By car, or public transport, to get to Crantock Beach it’s a round-trip round the Gannel and into Crantock village – a distance of approximately 5-6 miles – but you can get to Crantock Beach easily from Newquay if you’re walking. You can park on Pentire, then visit the Fern Pit Cafe and use the steps in their garden to get to the bottom of the cliffs – from there, it’s either a simple walk across the sand, or, if the tide’s in, there’s a little ferry, just a small rowing boat/dinghy, that’ll take you across.
Once you’re on Crantock Beach you’ll discover it’s probably one of the most diverse and exciting of Newquay’s Beaches, with lots of great ways to enjoy the water. The Gannel runs down into the sea on Crantock Beach and as the tide comes in the Gannel backs up a mile or so, flooding the entire area, so make sure you don’t get caught out as it can move very swiftly. I have many memories as a child of my father helping trapped tourists cross the fast-flowing Gannel as they hadn’t realised the tide was coming in and they got stuck the wrong side of the water. If this happens to you, don’t worry, just clamber up the rocks – you can sit it out there (several hours of course!) or wave at people until somebody sends a boat out while the whole beach enjoys watching you get “saved”.
Crantock Car Park
If you are driving to Crantock Beach, then there is a car park, with public conveniences, at Crantock Beach – however, access to Crantock Beach is by walking up and over the sand dunes from the car park, so it’s not ideal if you’ve limited mobility or have a buggy or wheelchair with you.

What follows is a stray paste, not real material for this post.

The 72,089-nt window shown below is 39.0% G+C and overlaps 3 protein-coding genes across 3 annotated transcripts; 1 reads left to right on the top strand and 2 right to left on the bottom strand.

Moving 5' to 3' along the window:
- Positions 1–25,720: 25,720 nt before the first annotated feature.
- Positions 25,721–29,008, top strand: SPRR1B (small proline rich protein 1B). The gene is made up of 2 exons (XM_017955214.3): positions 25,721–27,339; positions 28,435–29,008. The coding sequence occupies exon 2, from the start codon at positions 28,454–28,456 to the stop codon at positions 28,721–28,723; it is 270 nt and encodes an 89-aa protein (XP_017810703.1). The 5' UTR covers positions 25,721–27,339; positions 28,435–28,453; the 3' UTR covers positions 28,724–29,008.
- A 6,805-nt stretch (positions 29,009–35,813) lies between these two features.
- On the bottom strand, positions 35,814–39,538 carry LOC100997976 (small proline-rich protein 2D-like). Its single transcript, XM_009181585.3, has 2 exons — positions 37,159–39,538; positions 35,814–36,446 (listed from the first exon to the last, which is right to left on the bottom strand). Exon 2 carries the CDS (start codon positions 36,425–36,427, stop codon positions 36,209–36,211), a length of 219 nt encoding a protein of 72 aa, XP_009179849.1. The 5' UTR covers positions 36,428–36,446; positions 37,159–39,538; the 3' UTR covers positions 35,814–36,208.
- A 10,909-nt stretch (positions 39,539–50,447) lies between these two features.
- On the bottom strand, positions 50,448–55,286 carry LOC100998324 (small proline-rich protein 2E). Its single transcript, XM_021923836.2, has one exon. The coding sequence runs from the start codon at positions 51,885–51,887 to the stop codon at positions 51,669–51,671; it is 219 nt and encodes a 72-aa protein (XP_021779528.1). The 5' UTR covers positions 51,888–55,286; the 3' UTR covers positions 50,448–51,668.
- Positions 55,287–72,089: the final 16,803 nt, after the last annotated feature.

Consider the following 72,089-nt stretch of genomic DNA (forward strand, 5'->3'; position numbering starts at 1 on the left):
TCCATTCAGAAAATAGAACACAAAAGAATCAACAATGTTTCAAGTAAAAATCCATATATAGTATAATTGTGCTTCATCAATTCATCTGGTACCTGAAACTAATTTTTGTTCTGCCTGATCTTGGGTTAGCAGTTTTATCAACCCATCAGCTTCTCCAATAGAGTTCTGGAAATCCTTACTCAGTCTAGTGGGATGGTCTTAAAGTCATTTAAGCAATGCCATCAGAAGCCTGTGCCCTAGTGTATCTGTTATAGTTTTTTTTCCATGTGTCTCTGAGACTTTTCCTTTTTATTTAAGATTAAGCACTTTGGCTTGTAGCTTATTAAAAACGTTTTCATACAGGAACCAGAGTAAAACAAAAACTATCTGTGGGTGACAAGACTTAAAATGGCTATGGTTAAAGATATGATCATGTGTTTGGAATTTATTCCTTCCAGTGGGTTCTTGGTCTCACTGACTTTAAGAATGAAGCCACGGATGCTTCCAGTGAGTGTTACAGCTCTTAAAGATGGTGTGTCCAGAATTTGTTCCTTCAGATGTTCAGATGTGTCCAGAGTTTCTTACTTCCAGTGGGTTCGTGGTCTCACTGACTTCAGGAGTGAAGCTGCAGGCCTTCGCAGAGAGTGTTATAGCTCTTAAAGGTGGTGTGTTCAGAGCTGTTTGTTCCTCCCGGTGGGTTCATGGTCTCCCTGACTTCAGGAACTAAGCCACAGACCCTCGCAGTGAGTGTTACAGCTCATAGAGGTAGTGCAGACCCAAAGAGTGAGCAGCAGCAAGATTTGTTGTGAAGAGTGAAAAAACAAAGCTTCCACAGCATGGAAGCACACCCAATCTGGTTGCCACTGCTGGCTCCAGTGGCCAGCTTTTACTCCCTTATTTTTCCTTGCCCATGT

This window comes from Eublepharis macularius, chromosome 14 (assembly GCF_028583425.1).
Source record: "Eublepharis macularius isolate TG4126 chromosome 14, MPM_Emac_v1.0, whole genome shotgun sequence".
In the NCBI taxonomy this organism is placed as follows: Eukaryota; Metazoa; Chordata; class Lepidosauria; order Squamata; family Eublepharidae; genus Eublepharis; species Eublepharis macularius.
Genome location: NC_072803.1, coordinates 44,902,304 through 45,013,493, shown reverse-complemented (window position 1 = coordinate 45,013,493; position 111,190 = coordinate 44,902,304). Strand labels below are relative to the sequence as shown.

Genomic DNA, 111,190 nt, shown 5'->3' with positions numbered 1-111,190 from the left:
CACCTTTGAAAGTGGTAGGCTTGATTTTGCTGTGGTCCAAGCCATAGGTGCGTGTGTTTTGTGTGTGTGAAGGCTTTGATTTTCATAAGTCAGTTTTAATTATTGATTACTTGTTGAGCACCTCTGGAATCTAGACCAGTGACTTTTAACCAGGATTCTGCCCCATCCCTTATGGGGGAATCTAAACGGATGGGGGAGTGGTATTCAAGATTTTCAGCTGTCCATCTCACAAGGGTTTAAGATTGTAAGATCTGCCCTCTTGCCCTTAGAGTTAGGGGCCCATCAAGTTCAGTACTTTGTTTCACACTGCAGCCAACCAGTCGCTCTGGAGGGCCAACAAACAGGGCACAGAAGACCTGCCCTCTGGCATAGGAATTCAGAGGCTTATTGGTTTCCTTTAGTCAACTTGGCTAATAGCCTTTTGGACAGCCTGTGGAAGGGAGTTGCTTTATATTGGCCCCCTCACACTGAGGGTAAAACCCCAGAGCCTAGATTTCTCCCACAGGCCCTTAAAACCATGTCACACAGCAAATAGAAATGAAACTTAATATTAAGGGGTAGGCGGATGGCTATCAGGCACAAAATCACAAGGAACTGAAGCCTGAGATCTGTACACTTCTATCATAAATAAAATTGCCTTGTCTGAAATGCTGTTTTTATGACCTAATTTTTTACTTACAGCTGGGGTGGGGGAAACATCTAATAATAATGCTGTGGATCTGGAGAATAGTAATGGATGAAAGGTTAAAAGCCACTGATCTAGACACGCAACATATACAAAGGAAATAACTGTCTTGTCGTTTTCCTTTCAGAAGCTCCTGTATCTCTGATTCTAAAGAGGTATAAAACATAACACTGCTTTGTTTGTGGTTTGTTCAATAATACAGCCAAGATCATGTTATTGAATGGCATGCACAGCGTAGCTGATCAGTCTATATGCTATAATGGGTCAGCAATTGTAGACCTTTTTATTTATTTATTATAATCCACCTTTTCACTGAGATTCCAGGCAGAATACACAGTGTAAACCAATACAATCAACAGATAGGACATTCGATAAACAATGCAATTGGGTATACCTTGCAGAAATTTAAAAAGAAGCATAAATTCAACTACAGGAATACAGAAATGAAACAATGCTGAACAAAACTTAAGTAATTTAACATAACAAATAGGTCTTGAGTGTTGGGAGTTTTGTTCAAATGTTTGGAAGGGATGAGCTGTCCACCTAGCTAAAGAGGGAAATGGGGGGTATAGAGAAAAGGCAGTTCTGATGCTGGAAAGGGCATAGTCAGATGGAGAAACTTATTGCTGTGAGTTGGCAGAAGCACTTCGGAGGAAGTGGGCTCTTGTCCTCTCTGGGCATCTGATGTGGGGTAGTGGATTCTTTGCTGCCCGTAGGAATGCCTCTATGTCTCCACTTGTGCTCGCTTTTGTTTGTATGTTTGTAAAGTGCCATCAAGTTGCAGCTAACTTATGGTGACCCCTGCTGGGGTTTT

The car park is a National Trust car park, so it’s free for NT members.
Services on Crantock Beach
For food, there’s a small kiosk on Crantock Beach, or you can climb the 100 steps to get up to the Fern Pit Cafe on the Newquay side – you can order/collect freshly cooked seafood from the bottom of the steps in their shop, visit or phone your order ahead (minimum of 1 hour’s notice required) and then they will cook a lobster or crab fresh for you to collect, a crab for 2 people costs roughly £5-6 and makes a great beach picnic treat.
The alternative is to take a 1/4 mile walk inland to one of Crantock’s pubs, both of which are to be found alongside Crantock Church. The Old Albion is known as “probably Cornwall’s most photographed pub” and has a smugglers’ tunnel under the fireplace/hearth. Alternatively, if you go to the far southerly end of Crantock Beach you’ll see a pub above you, out on the headland – this is the Bowgie Inn and it’s possible to find a path that will take you there at low tide. The Bowgie has an alternative car park you might use to access Crantock Beach, it’s pay and display.
Also at the southerly end of Crantock Beach are a few caves; one of these caves on Crantock Beach contains an interesting carving of a horse and a poem carved into the stone. I’ve been a few times to see these carvings and have discovered that the sand shifts a lot over the year and I’ve seen the carving just poking out of the sand on one visit, yet the next time it was about 10 feet or more above my head.
Services on Crantock Beach, Newquay
- Car Parking: Yes
- Public Lavatories: Yes
- Easy Access for Wheelchairs and Prams: No
- Food Available: Yes
Where to Stay Near Crantock Beach
There are lots of holiday cottages to rent in Crantock, or there are some caravan parks close by. One caravan park has direct access to the beach, via the South West Coast Path.